Looking down the Rhine River, Basel, Switzerland© Wikapedia
Responsibility for one’s consumption in Switzerland also extends to recycling. During my recent three-week holiday in Toronto over the Christmas holidays, I was re-introduced to the toss-and-forget style of recycling and waste disposal in North America. Although there were four different recycling boxes, conveniently color-coded, people do not consider what they put in them. The boxes merely give the illusion of being eco-friendly. The boxes do not make people responsible for how much they consume—once that empty plastic bottle hits the blue box, it is forgotten.
In Switzerland, on the other hand, one must walk to the local neighborhood recycling station, a group of four or five tent-sized bins camped on a street corner. Here one must sort the various colors of glass into specific bins. Tins and cans must be loaded in a feeder-box and then, my favorite part, I have to spin a strawberry-red ship wheel to crush the cans myself. Take that, tuna can.
Again, when I lug the two bags of recyclables, which I have been collecting on my balcony for a few weeks, down the road, I cannot help but notice how many plastic water bottles I have used, and question the logic of paying for water in a country that has clean, even pristine, water gushing from its taps. And as I drop glass bottles into the recycling bins, I also note that I need to cut down on my maple syrup consumption.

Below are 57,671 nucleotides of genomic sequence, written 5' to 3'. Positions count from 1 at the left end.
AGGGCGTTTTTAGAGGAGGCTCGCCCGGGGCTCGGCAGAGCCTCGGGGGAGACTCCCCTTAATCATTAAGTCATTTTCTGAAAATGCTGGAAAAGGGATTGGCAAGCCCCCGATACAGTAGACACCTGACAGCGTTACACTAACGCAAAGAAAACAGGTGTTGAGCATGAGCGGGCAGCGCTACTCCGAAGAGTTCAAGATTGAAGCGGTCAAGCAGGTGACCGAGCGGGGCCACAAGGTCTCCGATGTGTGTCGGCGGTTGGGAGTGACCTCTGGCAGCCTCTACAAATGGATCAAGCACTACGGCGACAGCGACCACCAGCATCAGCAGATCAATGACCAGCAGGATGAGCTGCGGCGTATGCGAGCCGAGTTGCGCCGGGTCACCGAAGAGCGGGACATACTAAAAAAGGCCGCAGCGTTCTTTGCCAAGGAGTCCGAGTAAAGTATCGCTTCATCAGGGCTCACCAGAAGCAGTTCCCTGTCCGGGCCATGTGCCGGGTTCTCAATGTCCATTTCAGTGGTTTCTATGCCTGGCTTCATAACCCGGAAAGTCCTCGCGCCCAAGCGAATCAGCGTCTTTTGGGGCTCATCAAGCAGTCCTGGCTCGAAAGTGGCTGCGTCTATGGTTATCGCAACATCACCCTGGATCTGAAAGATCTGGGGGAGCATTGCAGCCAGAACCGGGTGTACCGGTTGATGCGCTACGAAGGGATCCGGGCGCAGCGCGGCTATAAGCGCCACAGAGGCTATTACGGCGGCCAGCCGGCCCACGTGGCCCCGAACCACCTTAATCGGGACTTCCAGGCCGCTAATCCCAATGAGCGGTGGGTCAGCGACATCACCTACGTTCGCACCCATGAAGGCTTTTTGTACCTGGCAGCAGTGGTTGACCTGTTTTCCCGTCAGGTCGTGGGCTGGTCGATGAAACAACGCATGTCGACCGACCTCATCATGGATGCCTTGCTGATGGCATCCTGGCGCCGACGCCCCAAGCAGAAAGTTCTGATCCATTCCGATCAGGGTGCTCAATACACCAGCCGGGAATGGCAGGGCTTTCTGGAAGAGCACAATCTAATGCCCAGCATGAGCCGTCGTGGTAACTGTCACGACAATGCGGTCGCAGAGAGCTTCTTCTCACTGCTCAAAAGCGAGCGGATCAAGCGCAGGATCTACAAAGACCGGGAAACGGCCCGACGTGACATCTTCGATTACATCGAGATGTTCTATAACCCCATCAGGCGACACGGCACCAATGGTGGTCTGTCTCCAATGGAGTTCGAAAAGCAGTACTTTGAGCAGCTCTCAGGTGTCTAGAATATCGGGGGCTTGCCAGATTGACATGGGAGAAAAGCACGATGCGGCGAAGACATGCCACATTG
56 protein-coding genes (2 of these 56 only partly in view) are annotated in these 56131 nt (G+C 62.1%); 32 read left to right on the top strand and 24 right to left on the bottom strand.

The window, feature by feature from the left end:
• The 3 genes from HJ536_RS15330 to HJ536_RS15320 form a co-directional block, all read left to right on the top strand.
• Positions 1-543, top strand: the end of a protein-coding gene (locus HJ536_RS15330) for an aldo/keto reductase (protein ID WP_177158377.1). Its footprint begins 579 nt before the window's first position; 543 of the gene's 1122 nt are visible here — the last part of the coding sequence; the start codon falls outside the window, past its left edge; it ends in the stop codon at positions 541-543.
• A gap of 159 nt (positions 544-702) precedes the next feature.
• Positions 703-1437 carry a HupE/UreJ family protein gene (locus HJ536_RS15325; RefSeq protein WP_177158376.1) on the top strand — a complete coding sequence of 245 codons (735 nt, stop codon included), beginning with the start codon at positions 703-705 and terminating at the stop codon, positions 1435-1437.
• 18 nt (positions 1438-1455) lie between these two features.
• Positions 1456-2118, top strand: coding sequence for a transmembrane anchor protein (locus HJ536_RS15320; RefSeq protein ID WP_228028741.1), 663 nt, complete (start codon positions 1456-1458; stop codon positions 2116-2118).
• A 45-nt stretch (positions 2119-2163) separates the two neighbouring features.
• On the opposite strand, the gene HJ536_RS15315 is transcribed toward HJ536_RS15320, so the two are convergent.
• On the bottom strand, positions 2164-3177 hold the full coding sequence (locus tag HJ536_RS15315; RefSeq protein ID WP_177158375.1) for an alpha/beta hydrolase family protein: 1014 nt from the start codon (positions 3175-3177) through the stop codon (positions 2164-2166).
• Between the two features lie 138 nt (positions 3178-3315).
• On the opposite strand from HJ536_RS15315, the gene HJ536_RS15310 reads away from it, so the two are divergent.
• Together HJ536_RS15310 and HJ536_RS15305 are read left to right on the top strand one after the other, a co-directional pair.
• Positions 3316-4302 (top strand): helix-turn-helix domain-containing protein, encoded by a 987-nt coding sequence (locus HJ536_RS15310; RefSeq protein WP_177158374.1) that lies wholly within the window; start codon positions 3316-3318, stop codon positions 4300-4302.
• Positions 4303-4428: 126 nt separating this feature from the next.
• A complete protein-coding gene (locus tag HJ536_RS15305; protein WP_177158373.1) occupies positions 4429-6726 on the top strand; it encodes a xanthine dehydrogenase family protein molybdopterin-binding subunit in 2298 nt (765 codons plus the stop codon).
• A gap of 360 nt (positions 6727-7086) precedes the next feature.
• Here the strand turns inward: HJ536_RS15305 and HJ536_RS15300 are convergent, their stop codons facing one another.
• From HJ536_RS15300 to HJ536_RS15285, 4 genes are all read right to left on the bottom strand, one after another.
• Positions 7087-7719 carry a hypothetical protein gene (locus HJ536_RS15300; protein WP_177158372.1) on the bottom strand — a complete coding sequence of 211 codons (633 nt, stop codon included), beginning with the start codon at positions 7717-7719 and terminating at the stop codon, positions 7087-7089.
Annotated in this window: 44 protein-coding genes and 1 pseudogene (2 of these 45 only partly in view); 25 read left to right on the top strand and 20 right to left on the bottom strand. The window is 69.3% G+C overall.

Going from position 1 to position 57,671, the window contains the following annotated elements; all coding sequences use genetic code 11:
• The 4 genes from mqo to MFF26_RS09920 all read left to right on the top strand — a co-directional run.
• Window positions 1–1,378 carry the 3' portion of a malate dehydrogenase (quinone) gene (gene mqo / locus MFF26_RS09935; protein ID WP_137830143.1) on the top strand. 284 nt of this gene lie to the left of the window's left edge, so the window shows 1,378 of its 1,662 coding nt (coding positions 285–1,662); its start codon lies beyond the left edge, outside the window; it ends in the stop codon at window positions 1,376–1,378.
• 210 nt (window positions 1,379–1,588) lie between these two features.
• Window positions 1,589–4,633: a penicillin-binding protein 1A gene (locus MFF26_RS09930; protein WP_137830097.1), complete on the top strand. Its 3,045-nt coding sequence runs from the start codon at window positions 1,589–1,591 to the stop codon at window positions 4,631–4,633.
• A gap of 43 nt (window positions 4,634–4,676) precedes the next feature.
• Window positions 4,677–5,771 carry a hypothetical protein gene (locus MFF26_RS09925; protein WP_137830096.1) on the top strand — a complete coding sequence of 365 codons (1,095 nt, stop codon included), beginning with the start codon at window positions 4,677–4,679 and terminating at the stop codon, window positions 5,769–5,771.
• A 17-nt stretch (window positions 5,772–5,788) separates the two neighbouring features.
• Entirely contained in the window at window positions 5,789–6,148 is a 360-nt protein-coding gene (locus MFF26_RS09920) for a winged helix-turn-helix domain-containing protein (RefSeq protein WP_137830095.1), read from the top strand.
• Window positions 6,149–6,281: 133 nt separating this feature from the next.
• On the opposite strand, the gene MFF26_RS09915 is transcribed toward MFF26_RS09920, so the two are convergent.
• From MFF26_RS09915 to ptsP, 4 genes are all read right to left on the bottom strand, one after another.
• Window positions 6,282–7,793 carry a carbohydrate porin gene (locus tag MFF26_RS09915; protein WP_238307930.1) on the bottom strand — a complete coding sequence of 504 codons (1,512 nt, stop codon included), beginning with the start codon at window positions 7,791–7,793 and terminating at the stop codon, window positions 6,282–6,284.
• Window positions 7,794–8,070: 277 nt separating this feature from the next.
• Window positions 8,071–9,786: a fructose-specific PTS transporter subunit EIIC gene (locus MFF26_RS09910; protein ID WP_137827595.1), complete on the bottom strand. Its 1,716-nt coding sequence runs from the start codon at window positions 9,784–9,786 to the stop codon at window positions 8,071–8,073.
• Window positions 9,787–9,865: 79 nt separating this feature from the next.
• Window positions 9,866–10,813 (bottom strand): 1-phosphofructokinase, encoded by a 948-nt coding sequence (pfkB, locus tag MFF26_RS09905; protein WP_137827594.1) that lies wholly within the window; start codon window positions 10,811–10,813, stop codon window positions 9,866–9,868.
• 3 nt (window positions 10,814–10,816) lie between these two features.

Plastics, though, do not go here. They must be brought back to depots either inside or outside a supermarket. And these areas often have a staff member hovering about. I always feel just a bit guilty when I recycle here, as the staff are watching and can see that I have brought too much, consumed too much.
More than anything, though, these excursions are hassles, another reason to make me look at what and how much I consume. Although training (and city by-laws) has made me a conscientious recycler, I still dread hauling my recyclables to the depot and, therefore, am constantly reminded of what I use. It is this lack of convenience that is needed in North American communities, for odious convenience has turned us into insatiable consumers, and the introduction of proscribed garbage bag use is one solution.
Thanks to Swiss sensibility, there is one area in my life where I am no longer a slave to persuasive and deceptive marketing. No longer do I stand in the grocery aisle, weary, staring at an infinite variety of tomato sauces. My most difficult decision is which size bag to buy.
CHRIS HAMBLEY is an English teacher and freelance writer who has taught in both Canada and Switzerland. He currently works at an international school in Basel, Switzerland, a city of about 200,000 people who all throw out their garbage using identical blue bags.